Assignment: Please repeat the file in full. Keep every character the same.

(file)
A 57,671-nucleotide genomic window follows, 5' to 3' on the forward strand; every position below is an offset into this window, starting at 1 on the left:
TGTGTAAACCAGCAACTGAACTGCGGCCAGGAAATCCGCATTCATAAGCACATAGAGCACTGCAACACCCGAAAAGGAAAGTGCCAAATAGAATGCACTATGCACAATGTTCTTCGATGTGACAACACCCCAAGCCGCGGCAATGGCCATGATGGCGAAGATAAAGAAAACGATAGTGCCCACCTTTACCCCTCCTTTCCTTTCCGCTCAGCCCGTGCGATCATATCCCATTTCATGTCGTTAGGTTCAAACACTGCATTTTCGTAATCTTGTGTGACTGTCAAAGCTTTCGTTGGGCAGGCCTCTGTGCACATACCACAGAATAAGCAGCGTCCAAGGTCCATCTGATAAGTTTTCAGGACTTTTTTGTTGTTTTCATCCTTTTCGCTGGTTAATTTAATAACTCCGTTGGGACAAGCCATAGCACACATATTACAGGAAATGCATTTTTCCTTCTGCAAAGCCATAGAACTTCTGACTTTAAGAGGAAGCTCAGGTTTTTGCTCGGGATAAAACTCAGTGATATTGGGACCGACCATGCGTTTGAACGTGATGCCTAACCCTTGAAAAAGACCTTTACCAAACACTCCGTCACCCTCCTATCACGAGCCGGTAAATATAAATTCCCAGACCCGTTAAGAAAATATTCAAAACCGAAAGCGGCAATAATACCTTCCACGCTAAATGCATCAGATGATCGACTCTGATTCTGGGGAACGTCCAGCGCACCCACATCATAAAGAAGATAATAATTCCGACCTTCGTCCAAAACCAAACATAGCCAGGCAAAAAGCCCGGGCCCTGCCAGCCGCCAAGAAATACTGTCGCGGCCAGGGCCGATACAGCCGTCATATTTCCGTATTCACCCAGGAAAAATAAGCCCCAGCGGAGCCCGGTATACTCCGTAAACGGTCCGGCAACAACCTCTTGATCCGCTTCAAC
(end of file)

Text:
A 57,671-nucleotide genomic window follows, 5' to 3' on the forward strand; every position below is an offset into this window, starting at 1 on the left:
TGTGTAAACCAGCAACTGAACTGCGGCCAGGAAATCCGCATTCATAAGCACATAGAGCACTGCAACACCCGAAAAGGAAAGTGCCAAATAGAATGCACTATGCACAATGTTCTTCGATGTGACAACACCCCAAGCCGCGGCAATGGCCATGATGGCGAAGATAAAGAAAACGATAGTGCCCACCTTTACCCCTCCTTTCCTTTCCGCTCAGCCCGTGCGATCATATCCCATTTCATGTCGTTAGGTTCAAACACTGCATTTTCGTAATCTTGTGTGACTGTCAAAGCTTTCGTTGGGCAGGCCTCTGTGCACATACCACAGAATAAGCAGCGTCCAAGGTCCATCTGATAAGTTTTCAGGACTTTTTTGTTGTTTTCATCCTTTTCGCTGGTTAATTTAATAACTCCGTTGGGACAAGCCATAGCACACATATTACAGGAAATGCATTTTTCCTTCTGCAAAGCCATAGAACTTCTGACTTTAAGAGGAAGCTCAGGTTTTTGCTCGGGATAAAACTCAGTGATATTGGGACCGACCATGCGTTTGAACGTGATGCCTAACCCTTGAAAAAGACCTTTACCAAACACTCCGTCACCCTCCTATCACGAGCCGGTAAATATAAATTCCCAGACCCGTTAAGAAAATATTCAAAACCGAAAGCGGCAATAATACCTTCCACGCTAAATGCATCAGATGATCGACTCTGATTCTGGGGAACGTCCAGCGCACCCACATCATAAAGAAGATAATAATTCCGACCTTCGTCCAAAACCAAACATAGCCAGGCAAAAAGCCCGGGCCCTGCCAGCCGCCAAGAAATACTGTCGCGGCCAGGGCCGATACAGCCGTCATATTTCCGTATTCACCCAGGAAAAATAAGCCCCAGCGGAGCCCGGTATACTCCGTAAACGGTCCGGCAACAACCTCTTGATCCGCTTCAAC